Auckland based independent artist, Lévyne, released her new single ‘I Don’t Think It’s Me’ last Friday and I had the honour to catch up with her after a few years. I first met Lévyne in high school, when we both gravitated toward dance, drama and music. She was a few years older than me so naturally, I really looked up to her and thought she was the coolest. Turns out she totally was, and still is. It’s been amazing to watch her journey over the years and to hear her personal sound evolve with her. Lévyne’s music is layered and detailed, while also hitting you right in the chest demanding you to tune in and feel your feelings with her.
Photography by Oli Spencer
Written by Ruby Clavey
“I think there's something so special about empowering female music, surrounding issues like breakups and well… everything! The textures and the layers are so important to me. I love things to be so intricate and for people to find easter eggs all through them.”
Lévyne’s latest single I Don’t Think It’s Me reflects on a relationship that happened at the wrong time, but she had enough self-love to walk away knowing it wasn’t how she wanted to be loved. Having the bravery to leave someone and begin a journey of healing, while recognising that there are no villains in their story, no one to blame or be angry at, is hard. Advocating for yourself isn’t always an easy thing to do, but there is comfort in knowing you have the choice to move in the right direction. Lévyne told me it was a heavy and sad song to write about because she can’t fault that person, it just wasn’t their time to be together.
“I wrote it in the car driving home one night and I was really thinking this could be perfect in a different time, but now wasn't the right time. It’s a hard spin to put on a song cause it's not a typical one, so you have to find your own way of expressing those emotions and still being respectful because I literally have nothing bad to say about that situation, it's interesting.”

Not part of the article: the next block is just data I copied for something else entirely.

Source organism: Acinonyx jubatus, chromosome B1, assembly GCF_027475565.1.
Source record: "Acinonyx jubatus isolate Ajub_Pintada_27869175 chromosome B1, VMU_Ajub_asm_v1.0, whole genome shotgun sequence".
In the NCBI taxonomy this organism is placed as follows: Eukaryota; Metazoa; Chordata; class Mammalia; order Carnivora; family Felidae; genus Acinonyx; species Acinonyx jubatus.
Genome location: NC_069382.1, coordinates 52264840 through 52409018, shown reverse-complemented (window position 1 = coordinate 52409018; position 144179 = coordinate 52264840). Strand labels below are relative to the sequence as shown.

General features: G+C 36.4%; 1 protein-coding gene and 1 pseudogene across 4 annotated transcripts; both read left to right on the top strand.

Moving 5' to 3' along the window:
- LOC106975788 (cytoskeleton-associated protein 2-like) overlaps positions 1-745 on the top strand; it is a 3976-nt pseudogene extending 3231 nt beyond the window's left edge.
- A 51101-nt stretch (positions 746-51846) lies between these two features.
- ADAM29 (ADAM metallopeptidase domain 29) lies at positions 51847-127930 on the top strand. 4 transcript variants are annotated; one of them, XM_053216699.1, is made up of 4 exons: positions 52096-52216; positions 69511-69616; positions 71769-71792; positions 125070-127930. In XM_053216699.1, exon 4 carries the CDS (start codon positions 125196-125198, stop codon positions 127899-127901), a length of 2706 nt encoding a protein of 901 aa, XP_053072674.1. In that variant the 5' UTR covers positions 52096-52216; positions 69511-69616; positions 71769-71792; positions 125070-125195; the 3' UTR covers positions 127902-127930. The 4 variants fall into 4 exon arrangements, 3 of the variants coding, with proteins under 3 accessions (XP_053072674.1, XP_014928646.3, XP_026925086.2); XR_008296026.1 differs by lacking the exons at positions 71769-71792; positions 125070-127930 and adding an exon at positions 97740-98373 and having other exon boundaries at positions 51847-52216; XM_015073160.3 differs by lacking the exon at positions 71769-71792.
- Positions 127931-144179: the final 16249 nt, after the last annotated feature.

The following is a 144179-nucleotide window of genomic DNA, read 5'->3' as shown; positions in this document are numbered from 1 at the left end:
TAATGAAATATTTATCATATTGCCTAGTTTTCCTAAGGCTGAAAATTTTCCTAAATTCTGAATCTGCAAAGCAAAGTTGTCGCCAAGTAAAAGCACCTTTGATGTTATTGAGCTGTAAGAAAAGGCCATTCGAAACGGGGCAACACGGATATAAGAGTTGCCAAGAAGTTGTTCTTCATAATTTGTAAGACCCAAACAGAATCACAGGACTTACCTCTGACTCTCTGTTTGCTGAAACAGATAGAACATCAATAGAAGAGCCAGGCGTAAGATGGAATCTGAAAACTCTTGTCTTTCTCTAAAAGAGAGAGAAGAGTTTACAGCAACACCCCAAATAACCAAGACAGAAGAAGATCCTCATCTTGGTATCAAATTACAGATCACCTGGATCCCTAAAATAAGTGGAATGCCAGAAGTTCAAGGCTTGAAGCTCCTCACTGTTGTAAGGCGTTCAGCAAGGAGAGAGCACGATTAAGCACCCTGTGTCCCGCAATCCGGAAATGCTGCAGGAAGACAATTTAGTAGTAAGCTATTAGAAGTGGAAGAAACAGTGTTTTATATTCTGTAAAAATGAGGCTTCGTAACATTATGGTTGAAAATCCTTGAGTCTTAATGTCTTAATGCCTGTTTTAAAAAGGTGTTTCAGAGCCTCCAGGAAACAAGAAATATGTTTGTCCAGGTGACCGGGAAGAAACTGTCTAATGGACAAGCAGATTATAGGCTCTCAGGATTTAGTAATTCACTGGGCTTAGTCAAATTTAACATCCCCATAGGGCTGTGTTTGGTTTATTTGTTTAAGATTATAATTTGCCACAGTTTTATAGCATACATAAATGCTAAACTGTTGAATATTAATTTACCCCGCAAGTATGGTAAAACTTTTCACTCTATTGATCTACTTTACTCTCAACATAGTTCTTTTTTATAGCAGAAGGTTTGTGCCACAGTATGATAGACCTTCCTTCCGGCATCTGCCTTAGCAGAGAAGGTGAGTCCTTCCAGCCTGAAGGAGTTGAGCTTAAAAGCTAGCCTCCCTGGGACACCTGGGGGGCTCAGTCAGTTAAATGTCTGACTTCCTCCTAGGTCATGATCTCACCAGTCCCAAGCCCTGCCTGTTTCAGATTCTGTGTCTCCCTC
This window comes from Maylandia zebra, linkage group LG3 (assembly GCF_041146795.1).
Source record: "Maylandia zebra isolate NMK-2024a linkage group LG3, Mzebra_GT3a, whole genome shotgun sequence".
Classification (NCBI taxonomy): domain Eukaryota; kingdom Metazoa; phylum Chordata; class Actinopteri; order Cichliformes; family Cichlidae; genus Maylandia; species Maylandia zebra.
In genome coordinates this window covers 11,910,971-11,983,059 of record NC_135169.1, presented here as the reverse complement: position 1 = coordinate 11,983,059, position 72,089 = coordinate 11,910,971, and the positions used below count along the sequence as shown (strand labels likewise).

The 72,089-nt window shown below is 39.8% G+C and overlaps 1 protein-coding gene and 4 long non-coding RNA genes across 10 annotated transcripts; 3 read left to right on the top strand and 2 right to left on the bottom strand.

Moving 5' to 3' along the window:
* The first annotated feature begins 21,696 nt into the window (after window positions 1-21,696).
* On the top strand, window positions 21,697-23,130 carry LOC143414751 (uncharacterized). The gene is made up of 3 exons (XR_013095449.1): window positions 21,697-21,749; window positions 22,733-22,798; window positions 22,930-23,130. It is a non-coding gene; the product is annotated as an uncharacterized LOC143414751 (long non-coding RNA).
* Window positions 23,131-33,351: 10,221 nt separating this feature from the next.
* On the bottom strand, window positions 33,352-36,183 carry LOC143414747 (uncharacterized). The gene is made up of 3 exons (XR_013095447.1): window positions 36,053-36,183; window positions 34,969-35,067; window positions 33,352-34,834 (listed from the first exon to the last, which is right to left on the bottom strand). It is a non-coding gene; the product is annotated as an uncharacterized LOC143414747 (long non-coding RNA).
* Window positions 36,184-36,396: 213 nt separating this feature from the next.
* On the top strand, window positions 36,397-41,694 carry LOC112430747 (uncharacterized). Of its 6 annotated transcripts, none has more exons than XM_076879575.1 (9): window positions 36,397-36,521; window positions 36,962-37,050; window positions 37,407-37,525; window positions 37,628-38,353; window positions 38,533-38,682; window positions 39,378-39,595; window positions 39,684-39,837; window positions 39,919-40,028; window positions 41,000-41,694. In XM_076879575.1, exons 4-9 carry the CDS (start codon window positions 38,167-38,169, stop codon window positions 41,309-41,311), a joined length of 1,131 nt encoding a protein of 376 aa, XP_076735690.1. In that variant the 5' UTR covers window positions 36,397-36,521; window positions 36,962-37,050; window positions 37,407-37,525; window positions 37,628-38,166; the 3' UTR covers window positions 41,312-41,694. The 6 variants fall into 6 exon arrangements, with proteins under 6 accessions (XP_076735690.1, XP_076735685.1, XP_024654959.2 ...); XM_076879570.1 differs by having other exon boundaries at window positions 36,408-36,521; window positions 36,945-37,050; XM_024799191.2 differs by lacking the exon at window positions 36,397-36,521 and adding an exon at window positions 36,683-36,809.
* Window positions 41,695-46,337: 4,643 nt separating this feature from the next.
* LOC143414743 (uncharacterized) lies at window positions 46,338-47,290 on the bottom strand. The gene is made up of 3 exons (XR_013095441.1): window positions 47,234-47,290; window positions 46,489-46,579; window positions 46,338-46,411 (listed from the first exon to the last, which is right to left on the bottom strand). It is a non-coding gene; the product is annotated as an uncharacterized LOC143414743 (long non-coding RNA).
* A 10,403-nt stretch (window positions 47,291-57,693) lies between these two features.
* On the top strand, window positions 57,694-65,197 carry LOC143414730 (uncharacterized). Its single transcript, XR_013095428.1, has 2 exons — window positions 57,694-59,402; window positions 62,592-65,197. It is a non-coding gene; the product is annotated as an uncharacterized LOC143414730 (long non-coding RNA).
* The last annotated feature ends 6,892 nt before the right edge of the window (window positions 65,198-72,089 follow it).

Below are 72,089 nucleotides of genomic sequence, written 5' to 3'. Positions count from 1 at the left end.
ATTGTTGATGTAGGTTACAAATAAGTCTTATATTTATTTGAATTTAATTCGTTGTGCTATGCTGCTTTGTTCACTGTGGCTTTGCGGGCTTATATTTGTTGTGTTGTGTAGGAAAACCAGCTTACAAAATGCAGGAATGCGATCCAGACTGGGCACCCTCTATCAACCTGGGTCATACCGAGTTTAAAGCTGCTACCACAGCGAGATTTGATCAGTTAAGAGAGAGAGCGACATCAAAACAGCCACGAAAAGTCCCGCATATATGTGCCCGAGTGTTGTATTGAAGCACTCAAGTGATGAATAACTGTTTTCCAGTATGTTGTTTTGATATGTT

While I Don’t Think It’s Me is a new release, it’s been a fan favourite at live shows for a long time. It was one of those songs that needed to be played live as soon as Lévyne put her pen down. She raced to have the song finished in time for Rhythm and Vines in 2020 and it’s been a setlist staple since then. “It also takes on its own kind of energy. It’s really fun to listen with headphones but when you’re somewhere that has crazy bass in the speakers and you’re close to the crowd, all the vibrations come through, it’s like a special different version of it.”
Lévyne is constantly exercising her musical muscles by often collaborating and writing with other artists. She loves it to the point that she’d make it a career if she could, and knowing Lévyne if she wants it, she is absolutely capable of doing it. Her skills are rapidly evolving through the learning that happens when she collaborates with other artists, often returning to her own personal mahi with a spark and new techniques. “I did a writing session with someone yesterday and they came with like two lines. Those two lines led them to tell us this whole story that happened recently and we were like fantastic, you extract bits and pieces and help formulate melodies and production ideas.”
Lévyne is an independent artist without a manager, so when she first started releasing music she was simultaneously figuring out how the music industry worked and building her career. Her growth is evident in how her sound has changed, she has loosened up and used the technical tools she’s worked on to explore themes that aren’t cookie-cutter or surface level. Lévyne said she’s learnt to let go of the rigidity of how she used to produce and write music now that she has built up her skill level. “I feel like it's way easier to just be like I'm gonna try it this way, I'm gonna record my keys on the table and edit it later. I feel like it gives me the freedom to be way more experimental.”
“It's part of any creative person's pursuit of a career. I know ceramists who hang out with other ceramists who are throwing clay and learning techniques off each other, moulding it into their own thing. You know it's the same for anyone in any creative industry.’
Soon our screens will be gifted with the music video for I Don’t Think It’s Me, as well as a body of work of about six songs that Lévyne is sitting on, “I love all of them so much, it’s the best work I've ever done” Lévyne said all the music they have up their sleeve explores really interesting themes and cool topics. "I feel like I've branched out from what I've done in the past. I love sitting in that kind of realm, it feels like the best place to be.”